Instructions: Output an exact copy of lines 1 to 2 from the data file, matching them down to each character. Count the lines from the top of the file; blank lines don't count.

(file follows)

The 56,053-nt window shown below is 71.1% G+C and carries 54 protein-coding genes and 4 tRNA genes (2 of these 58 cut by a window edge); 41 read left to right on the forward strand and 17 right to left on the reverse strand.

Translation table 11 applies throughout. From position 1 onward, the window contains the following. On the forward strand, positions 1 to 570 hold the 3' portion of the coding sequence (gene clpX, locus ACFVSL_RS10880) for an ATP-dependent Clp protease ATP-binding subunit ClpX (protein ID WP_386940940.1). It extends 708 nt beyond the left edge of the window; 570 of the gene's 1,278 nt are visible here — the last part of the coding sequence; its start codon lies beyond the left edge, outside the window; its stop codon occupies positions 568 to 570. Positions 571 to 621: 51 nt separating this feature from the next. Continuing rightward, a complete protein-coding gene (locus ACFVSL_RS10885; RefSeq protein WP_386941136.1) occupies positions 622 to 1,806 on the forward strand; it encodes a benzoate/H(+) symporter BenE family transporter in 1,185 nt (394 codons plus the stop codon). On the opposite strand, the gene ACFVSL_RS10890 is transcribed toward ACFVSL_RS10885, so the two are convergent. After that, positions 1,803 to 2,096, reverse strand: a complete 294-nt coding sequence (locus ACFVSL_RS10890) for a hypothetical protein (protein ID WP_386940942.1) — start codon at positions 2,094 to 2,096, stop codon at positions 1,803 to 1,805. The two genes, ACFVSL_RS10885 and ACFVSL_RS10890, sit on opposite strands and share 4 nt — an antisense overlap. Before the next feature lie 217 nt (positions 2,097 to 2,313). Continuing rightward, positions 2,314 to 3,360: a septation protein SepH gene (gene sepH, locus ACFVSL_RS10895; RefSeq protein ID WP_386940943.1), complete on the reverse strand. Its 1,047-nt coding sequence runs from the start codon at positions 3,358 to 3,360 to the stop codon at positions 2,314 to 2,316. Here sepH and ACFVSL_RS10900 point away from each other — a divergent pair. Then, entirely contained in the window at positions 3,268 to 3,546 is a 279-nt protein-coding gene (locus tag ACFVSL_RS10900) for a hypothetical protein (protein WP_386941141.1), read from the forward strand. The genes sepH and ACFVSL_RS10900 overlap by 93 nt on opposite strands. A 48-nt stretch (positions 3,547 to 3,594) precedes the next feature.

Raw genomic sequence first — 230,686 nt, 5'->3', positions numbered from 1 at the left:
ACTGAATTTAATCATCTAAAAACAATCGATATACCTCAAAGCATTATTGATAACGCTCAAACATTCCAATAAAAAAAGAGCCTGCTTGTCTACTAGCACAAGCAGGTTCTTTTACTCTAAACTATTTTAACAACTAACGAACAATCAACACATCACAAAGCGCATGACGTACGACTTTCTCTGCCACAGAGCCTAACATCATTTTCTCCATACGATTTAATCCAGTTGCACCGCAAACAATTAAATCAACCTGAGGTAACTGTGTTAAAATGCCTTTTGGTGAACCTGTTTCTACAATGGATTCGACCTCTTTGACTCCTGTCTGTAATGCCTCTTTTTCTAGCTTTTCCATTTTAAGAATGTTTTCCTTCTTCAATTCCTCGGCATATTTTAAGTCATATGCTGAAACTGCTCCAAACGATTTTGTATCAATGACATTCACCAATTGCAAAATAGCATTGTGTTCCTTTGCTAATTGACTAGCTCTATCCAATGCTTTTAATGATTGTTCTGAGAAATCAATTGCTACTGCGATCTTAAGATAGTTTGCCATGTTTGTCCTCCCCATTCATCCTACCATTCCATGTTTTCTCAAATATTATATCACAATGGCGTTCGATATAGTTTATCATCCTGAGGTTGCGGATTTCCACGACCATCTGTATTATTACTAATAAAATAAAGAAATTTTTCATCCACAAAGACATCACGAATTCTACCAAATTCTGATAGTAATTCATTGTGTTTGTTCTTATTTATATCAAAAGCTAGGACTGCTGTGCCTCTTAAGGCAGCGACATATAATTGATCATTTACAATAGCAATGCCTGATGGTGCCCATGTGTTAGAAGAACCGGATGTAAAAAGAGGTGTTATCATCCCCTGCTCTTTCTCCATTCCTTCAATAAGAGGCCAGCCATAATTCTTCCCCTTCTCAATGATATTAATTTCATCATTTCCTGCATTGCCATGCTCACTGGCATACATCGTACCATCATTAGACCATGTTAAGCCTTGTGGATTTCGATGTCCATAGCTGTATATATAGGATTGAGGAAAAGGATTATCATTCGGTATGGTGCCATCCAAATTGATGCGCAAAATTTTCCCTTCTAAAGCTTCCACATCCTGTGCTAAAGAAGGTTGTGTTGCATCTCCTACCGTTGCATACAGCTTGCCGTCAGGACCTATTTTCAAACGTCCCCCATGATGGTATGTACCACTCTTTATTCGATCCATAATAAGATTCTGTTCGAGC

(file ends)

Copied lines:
The 56,053-nt window shown below is 71.1% G+C and carries 54 protein-coding genes and 4 tRNA genes (2 of these 58 cut by a window edge); 41 read left to right on the forward strand and 17 right to left on the reverse strand.

Translation table 11 applies throughout. From position 1 onward, the window contains the following. On the forward strand, positions 1 to 570 hold the 3' portion of the coding sequence (gene clpX, locus ACFVSL_RS10880) for an ATP-dependent Clp protease ATP-binding subunit ClpX (protein ID WP_386940940.1). It extends 708 nt beyond the left edge of the window; 570 of the gene's 1,278 nt are visible here — the last part of the coding sequence; its start codon lies beyond the left edge, outside the window; its stop codon occupies positions 568 to 570. Positions 571 to 621: 51 nt separating this feature from the next. Continuing rightward, a complete protein-coding gene (locus ACFVSL_RS10885; RefSeq protein WP_386941136.1) occupies positions 622 to 1,806 on the forward strand; it encodes a benzoate/H(+) symporter BenE family transporter in 1,185 nt (394 codons plus the stop codon). On the opposite strand, the gene ACFVSL_RS10890 is transcribed toward ACFVSL_RS10885, so the two are convergent. After that, positions 1,803 to 2,096, reverse strand: a complete 294-nt coding sequence (locus ACFVSL_RS10890) for a hypothetical protein (protein ID WP_386940942.1) — start codon at positions 2,094 to 2,096, stop codon at positions 1,803 to 1,805. The two genes, ACFVSL_RS10885 and ACFVSL_RS10890, sit on opposite strands and share 4 nt — an antisense overlap. Before the next feature lie 217 nt (positions 2,097 to 2,313). Continuing rightward, positions 2,314 to 3,360: a septation protein SepH gene (gene sepH, locus ACFVSL_RS10895; RefSeq protein ID WP_386940943.1), complete on the reverse strand. Its 1,047-nt coding sequence runs from the start codon at positions 3,358 to 3,360 to the stop codon at positions 2,314 to 2,316. Here sepH and ACFVSL_RS10900 point away from each other — a divergent pair. Then, entirely contained in the window at positions 3,268 to 3,546 is a 279-nt protein-coding gene (locus tag ACFVSL_RS10900) for a hypothetical protein (protein WP_386941141.1), read from the forward strand. The genes sepH and ACFVSL_RS10900 overlap by 93 nt on opposite strands. A 48-nt stretch (positions 3,547 to 3,594) precedes the next feature.